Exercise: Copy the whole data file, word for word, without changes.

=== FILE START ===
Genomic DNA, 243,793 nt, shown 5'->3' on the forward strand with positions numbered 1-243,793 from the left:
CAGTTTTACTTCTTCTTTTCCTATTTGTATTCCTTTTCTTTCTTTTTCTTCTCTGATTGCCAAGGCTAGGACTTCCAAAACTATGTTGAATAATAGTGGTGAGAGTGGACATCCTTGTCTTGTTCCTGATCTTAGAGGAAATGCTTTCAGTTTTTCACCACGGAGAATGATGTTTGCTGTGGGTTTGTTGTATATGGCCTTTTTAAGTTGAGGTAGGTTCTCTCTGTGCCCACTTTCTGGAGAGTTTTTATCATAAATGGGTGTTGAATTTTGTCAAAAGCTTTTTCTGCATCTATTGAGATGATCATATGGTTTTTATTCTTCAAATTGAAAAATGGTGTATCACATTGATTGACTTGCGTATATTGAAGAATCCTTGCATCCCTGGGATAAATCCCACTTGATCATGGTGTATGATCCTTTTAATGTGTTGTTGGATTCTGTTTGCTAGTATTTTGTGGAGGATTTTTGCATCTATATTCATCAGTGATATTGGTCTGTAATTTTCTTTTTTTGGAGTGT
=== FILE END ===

Genomic DNA, 243,793 nt, shown 5'->3' on the forward strand with positions numbered 1-243,793 from the left:
CAGTTTTACTTCTTCTTTTCCTATTTGTATTCCTTTTCTTTCTTTTTCTTCTCTGATTGCCAAGGCTAGGACTTCCAAAACTATGTTGAATAATAGTGGTGAGAGTGGACATCCTTGTCTTGTTCCTGATCTTAGAGGAAATGCTTTCAGTTTTTCACCACGGAGAATGATGTTTGCTGTGGGTTTGTTGTATATGGCCTTTTTAAGTTGAGGTAGGTTCTCTCTGTGCCCACTTTCTGGAGAGTTTTTATCATAAATGGGTGTTGAATTTTGTCAAAAGCTTTTTCTGCATCTATTGAGATGATCATATGGTTTTTATTCTTCAAATTGAAAAATGGTGTATCACATTGATTGACTTGCGTATATTGAAGAATCCTTGCATCCCTGGGATAAATCCCACTTGATCATGGTGTATGATCCTTTTAATGTGTTGTTGGATTCTGTTTGCTAGTATTTTGTGGAGGATTTTTGCATCTATATTCATCAGTGATATTGGTCTGTAATTTTCTTTTTTTGGAGTGT